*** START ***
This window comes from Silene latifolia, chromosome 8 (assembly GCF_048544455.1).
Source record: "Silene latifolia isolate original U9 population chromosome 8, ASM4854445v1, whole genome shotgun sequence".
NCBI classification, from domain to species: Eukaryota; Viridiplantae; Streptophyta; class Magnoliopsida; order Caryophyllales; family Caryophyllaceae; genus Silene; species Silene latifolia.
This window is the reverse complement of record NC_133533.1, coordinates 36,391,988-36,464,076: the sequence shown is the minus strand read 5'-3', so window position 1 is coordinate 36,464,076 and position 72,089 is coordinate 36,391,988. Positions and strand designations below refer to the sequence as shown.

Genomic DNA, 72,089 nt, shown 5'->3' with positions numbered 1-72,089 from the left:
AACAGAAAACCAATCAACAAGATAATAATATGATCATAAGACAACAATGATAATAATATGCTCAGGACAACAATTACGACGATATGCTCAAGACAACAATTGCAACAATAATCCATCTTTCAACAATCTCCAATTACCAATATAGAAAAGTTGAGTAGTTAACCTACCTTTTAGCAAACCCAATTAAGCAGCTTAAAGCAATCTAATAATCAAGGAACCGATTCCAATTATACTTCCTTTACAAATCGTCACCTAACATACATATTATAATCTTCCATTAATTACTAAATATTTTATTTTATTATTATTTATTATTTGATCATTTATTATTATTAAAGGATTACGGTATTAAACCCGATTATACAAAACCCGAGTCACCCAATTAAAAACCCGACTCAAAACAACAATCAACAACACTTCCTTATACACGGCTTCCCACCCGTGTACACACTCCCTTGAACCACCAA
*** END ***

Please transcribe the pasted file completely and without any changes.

This window comes from Silene latifolia, chromosome 8 (assembly GCF_048544455.1).
Source record: "Silene latifolia isolate original U9 population chromosome 8, ASM4854445v1, whole genome shotgun sequence".
NCBI classification, from domain to species: Eukaryota; Viridiplantae; Streptophyta; class Magnoliopsida; order Caryophyllales; family Caryophyllaceae; genus Silene; species Silene latifolia.
This window is the reverse complement of record NC_133533.1, coordinates 36,391,988-36,464,076: the sequence shown is the minus strand read 5'-3', so window position 1 is coordinate 36,464,076 and position 72,089 is coordinate 36,391,988. Positions and strand designations below refer to the sequence as shown.

Genomic DNA, 72,089 nt, shown 5'->3' with positions numbered 1-72,089 from the left:
AACAGAAAACCAATCAACAAGATAATAATATGATCATAAGACAACAATGATAATAATATGCTCAGGACAACAATTACGACGATATGCTCAAGACAACAATTGCAACAATAATCCATCTTTCAACAATCTCCAATTACCAATATAGAAAAGTTGAGTAGTTAACCTACCTTTTAGCAAACCCAATTAAGCAGCTTAAAGCAATCTAATAATCAAGGAACCGATTCCAATTATACTTCCTTTACAAATCGTCACCTAACATACATATTATAATCTTCCATTAATTACTAAATATTTTATTTTATTATTATTTATTATTTGATCATTTATTATTATTAAAGGATTACGGTATTAAACCCGATTATACAAAACCCGAGTCACCCAATTAAAAACCCGACTCAAAACAACAATCAACAACACTTCCTTATACACGGCTTCCCACCCGTGTACACACTCCCTTGAACCACCAA